I can't speak to the resistance issue, but in my mind the other huge limiter is the feature resolution limit. Sure, there's a bunch of things you can prototype within the limits of the Voltera, but you don't have to move much beyond Arduino-class designs to bump against the ceiling. Things like the Intel Edison connector is way out of reach for this thing, and even a DIMM connector (think Raspberry Pi Compute Module) is too dense. They will have some breakout boards for common footprints that are too tight, but that's a half-measure in my book and only adds to the number of things that have to get redesigned on the path from a Voltera prototype to a real board.

      In the meantime I went ahead and bought an OtherMill, which can handle much smaller feature sizes, and uses traditional copper-clad boards. You have to connect your own vias, but it will at least drill them for you. And getting the alignment between both sides of the board can be tricky. But I've already done some interesting prototypes with that board, including stencils, and now have a toaster-oven-based reflow box. Had I known about the OtherMill I may not have sprung for the Voltera. Hopefully they complement each other---even if the Voltera becomes mostly a solder dispenser that's a win over what I'm dealing with now.

      • it became a nice alternative to stencils and ovens

        I'm slightly curious about that. If you're already sending your board out to get fabbed, you can get a stencil done at the same time. They cost about a tenner for as many stencils as you can fit on an A4 sheet of transparent film. If you don't need very fine pitch (I did 0.5mm pitch LGA-16 packages no problem), then you can do one at home on a vinyl cutter.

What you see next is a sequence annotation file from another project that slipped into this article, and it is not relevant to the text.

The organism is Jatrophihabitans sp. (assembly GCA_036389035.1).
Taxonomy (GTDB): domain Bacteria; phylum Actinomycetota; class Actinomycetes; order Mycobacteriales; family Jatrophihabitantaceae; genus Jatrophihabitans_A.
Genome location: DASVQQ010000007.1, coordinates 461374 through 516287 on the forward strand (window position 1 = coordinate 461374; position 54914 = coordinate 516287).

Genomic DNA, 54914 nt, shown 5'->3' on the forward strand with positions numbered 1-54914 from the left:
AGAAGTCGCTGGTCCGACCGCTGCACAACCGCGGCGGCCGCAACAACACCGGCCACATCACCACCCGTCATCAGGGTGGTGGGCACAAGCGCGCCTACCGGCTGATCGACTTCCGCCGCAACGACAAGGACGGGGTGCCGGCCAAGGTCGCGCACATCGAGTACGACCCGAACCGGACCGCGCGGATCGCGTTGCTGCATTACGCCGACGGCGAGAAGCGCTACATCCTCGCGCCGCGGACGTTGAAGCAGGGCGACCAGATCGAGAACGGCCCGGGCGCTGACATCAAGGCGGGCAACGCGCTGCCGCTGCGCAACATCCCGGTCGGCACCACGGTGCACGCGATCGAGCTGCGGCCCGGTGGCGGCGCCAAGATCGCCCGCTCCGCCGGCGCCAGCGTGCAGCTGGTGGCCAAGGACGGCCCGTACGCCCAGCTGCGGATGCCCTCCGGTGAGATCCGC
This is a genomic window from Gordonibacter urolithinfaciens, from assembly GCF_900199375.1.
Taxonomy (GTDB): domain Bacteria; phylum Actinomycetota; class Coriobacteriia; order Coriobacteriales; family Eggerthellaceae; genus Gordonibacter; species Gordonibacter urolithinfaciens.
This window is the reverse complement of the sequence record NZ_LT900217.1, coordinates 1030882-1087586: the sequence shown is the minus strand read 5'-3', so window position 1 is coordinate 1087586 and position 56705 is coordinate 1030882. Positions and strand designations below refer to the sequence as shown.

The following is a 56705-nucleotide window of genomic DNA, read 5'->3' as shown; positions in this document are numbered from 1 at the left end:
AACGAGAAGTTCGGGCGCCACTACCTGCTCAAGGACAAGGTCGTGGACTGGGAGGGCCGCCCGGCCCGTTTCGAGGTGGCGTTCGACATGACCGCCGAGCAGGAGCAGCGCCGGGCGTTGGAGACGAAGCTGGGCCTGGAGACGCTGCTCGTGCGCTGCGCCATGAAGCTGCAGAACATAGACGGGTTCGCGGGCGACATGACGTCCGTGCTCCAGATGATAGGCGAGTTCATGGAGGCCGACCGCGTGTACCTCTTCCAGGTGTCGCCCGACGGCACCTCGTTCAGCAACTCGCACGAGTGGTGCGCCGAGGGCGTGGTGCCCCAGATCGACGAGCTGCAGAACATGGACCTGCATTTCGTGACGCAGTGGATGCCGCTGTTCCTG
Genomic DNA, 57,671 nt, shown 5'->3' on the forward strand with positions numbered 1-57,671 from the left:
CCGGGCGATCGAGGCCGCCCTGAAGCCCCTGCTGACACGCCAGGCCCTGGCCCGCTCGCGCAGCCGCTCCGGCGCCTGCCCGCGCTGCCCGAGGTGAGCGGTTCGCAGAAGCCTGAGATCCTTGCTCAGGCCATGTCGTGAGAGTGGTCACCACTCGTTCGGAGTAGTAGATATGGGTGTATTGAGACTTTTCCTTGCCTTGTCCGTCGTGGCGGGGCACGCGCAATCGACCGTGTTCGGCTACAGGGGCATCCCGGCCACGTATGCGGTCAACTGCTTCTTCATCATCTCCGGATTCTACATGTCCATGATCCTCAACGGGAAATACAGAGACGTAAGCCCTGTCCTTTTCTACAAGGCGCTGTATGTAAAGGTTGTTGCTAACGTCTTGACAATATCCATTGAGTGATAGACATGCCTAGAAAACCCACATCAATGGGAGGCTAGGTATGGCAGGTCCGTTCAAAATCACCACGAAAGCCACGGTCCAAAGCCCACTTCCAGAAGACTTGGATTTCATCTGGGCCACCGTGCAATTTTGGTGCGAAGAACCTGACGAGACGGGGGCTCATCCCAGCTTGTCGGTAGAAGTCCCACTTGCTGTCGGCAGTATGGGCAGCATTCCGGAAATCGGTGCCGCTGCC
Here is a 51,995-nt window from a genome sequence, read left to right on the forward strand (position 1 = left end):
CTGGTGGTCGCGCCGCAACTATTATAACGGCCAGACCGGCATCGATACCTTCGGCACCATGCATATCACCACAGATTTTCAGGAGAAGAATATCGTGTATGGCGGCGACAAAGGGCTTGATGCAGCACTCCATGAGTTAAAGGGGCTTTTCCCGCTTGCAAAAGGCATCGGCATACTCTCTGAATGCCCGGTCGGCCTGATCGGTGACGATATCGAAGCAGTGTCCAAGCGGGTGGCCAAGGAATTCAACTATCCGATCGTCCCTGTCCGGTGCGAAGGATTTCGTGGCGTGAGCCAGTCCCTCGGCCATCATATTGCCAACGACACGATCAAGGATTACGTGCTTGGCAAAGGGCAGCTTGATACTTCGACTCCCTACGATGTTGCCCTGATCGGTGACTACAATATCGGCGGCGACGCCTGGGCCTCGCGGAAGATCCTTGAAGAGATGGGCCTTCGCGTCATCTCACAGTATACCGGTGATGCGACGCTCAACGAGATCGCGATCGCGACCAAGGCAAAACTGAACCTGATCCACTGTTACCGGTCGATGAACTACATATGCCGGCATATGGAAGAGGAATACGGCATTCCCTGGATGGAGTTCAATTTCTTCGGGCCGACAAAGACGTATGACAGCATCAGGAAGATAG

It did take me a while to get the hang of using a stencil though I must say.

        I also bought a T962 (not

        • it became a nice alternative to stencils and ovens

          I'm slightly curious about that. If you're already sending your board out to get fabbed, you can get a stencil done at the same time. They cost about a tenner for as many stencils as you can fit on an A4 sheet of transparent film. If you don't need very fine pitch (I did 0.5mm pitch LGA-16 packages no problem), then you can do one at home on a vinyl cutter.

          It did take me a while to get the hang of using a stencil though I must say.

          Agreed that these days if you have some way to reflow, then getting a stencil at the same time as the board is painless. I'm still getting the hang of applying the paste, so having the machine do it seems a good alternative as it will likely do a more precise job of it. But I won't know until I get a unit of my own.

          As I said before, in light of the OtherMill and DIY reflow oven, it's no longer clear what niche the Voltera will fill in my workshop. At the very least it will be cool to have been part of ea

          • Agreed that these days if you have some way to reflow, then getting a stencil at the same time as the board is painless. I'm still getting the hang of applying the paste, so having the machine do it seems a good alternative as it will likely do a more precise job of it. But I won't know until I get a unit of my own.

            It took me a while to get the hang of applying paste. Probably took around 10 goes on the first board with much cleaning in between tries. I can now do it first time.

            I've heard good things about

    • by timg11 ( 998678 )